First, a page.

Drinking coffee well, made easy
I'm just going to make this really simple and relatable: You can rely on the processing information to tell you a lot about whether this is the coffee for you. If you're reading this, you're most likely trying to find out how to buy coffee based on what you want to taste. Whether it's beans at a roaster or choosing what to drink at a cafe, this should help you easily tell what certain coffees are like
Here's a list of processing methods and how they might taste to you
*Disclaimer: This is only a generic guide. Of course there are variations, and processing is so diverse. I'm just helping the everyday drinker to identify and appreciate coffee for starters
"You can rely on the processing information to tell you a lot about whether this is the coffee for you"
Processing: Flavour Cause & Effect
Natural Processed Coffees
Sometimes seen as "natural" or "sun-dry". Typically, they feature a lot of sweetness, and have a lot of texture. Sometimes, they can be a little funky. Albeit with less clarity, they are overall crowd pleasers.
Why do they taste the way they taste? After picking, coffee cherries are dried intact with the bean still present within. Natural wine drinkers would love the idea of this coffee being "minimal intervention" because all there is to it is just drying (Minimal intervention is still a debatable concept though. Not advocating it)
If you're new to coffee, you might want to try natural processed coffees first to get you acquainted with some fruit forward flavours first
- Texturous, jammy at times
- High sweetness
- Can be slightly funky
Washed Processed Coffees
I would compare them to being on the opposite end of the spectrum compared to naturals. Cleaner and clearer, they (in my opinion) taste more like the actual variety of coffee a that is being grown according to the conditions that the coffee tree is being exposed to.
Why do they taste the way they taste? Quite simply, after picking, the fruit and pulp is removed, cleaned with water, and occasionally left to ferment to remove any residual pulp.
My favourite coffees have usually been washed coffees because, to me, they represent how good a coffee can be purely as it is based on the variety and growing conditions.
If you love lighter bodied coffees as a filter, or just generally enjoy coffees that are crunchy and clean, you might prefer washed coffees
- Crunchy, Clean, structured, clearer
- Silky texture
Honey Processed Coffee
Honeys are like the middle child of processing. The fruit pulp is partially removed like in a washed process, but the remaining pulp is left to dry out in the sun like a natural. Sometimes, they are known as semi-washed
Effect: Great structure, but occasionally surprisingly sweet.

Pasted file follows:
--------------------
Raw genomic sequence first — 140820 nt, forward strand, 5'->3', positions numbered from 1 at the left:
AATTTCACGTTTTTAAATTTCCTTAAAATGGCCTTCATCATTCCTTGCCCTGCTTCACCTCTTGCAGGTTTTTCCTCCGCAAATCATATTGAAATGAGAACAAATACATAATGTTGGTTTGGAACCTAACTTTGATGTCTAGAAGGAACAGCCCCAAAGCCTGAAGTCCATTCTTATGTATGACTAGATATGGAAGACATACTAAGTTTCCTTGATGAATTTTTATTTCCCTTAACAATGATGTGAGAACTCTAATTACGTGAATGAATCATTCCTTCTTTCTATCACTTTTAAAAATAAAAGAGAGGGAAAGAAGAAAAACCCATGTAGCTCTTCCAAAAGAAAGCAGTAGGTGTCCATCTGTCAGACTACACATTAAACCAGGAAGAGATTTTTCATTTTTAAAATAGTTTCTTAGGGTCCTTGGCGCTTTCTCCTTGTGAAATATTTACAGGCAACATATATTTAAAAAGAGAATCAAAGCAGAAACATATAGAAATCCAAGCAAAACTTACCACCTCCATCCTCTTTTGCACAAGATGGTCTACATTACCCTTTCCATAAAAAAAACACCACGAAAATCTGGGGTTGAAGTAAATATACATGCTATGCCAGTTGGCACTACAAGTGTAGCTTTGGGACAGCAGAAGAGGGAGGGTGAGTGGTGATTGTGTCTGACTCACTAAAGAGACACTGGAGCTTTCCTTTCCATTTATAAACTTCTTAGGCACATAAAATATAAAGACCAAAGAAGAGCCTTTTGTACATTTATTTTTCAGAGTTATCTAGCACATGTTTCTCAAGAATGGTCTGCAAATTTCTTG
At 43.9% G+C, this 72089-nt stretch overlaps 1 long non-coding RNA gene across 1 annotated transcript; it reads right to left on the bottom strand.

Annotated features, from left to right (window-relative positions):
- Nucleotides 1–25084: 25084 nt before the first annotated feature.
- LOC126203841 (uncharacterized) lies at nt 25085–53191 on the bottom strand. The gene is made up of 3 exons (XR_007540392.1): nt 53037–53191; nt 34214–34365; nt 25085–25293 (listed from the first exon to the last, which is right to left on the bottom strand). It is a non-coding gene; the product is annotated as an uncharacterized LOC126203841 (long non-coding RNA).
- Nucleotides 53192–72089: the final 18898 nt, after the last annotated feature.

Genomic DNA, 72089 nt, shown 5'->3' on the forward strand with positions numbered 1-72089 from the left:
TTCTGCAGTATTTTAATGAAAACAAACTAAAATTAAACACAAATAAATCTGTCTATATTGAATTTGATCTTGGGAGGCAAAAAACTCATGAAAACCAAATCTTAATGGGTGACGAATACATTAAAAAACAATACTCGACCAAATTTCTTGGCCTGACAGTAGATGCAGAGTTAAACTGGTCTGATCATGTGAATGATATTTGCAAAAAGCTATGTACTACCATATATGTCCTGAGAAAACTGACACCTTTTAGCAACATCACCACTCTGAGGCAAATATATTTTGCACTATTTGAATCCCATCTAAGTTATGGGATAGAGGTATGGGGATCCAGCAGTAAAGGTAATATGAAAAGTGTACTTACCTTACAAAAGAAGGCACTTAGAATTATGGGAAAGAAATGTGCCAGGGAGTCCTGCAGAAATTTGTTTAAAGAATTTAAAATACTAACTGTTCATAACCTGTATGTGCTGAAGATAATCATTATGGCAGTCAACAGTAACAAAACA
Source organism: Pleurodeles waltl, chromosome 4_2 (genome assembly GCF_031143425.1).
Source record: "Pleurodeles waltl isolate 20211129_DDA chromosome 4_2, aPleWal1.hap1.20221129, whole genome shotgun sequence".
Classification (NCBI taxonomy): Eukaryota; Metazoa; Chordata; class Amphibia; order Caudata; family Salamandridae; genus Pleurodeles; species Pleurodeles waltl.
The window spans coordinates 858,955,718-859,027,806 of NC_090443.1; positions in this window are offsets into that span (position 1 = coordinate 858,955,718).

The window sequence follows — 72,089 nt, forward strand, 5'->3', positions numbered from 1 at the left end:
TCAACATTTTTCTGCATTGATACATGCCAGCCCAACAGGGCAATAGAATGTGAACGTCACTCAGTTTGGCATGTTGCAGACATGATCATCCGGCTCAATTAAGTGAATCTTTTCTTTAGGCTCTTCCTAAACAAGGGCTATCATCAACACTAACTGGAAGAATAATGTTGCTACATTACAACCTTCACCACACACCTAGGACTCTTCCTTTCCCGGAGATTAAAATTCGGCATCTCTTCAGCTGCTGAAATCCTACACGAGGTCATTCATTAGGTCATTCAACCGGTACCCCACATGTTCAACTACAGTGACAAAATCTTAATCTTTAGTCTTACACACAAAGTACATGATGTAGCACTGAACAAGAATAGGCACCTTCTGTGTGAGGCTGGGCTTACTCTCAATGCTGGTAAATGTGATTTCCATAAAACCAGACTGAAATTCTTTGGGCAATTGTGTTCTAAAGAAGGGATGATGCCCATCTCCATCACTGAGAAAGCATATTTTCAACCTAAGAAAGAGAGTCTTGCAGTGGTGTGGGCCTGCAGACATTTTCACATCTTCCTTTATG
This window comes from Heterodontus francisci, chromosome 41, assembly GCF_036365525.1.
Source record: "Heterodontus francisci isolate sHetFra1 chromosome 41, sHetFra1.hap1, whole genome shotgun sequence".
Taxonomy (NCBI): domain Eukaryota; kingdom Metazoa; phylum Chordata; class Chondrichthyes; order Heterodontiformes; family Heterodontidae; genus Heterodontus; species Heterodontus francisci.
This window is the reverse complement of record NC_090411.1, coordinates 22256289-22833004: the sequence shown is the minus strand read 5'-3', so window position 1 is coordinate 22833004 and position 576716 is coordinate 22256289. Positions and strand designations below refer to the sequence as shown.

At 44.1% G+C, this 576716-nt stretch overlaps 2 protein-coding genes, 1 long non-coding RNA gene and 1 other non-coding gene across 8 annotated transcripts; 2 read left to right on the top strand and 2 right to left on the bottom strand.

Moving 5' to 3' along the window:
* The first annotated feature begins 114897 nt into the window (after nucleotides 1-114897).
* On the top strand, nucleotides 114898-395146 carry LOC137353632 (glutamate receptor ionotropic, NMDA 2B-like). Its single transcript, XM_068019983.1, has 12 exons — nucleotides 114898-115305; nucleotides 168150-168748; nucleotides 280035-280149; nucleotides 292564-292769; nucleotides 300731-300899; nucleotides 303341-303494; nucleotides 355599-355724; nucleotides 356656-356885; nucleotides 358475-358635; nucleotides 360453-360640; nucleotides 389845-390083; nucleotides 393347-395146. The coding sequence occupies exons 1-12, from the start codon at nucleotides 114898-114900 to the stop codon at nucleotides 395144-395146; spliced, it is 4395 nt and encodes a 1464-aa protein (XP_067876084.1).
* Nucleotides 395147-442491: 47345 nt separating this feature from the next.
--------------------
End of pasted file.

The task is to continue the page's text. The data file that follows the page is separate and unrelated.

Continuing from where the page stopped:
There are way too many honey processed coffees out there to properly give a "general" idea of what the experience is.
On top of that, there are many levels in between honey processed methods (ie. White, yellow, Red, Orange, Purple, Black) that give a glimpse into how much of the mucilage was left on. Generally, the darker the "process colour", the heavier the coffee and vice versa for lighter.
I'd encourage you to try Honey process coffee because of the myriad of flavours possible, owing to it's experimental nature if you want to explore. I love what flavours are possible through this method. For example, we've got La Palma on our roast menu available and we love how the processing gives it a silky texture
- I can't give a typical profile because of how vast it is, but i will say you might find natural processed-like texture paired with Washed Clarity
Experimental - everything else
We've been seeing a lot more experimental methods by producers to really push how their coffees can taste. A lot of them apply some sort of extended fermentation that enhances certain flavours in the coffees. Some methods you might see go by 'Carbonic Maceration' (which is a wine making technique), 'Extended fermentation', 'Anaerobic fermentation' or even 'Lactic Washed'
These are the most exciting methods because they make your coffee taste different from what you normally expect from the regular naturals or washed coffees. Some even taste like rum, or have extreme Lychee forward notes
In closing, I do encourage you to start buying coffee with more awareness to the processing. It represents the effort and the choice that a producer went with to produce something that, in their opinion, would represent what they want their coffees to be
Written by Byron Lim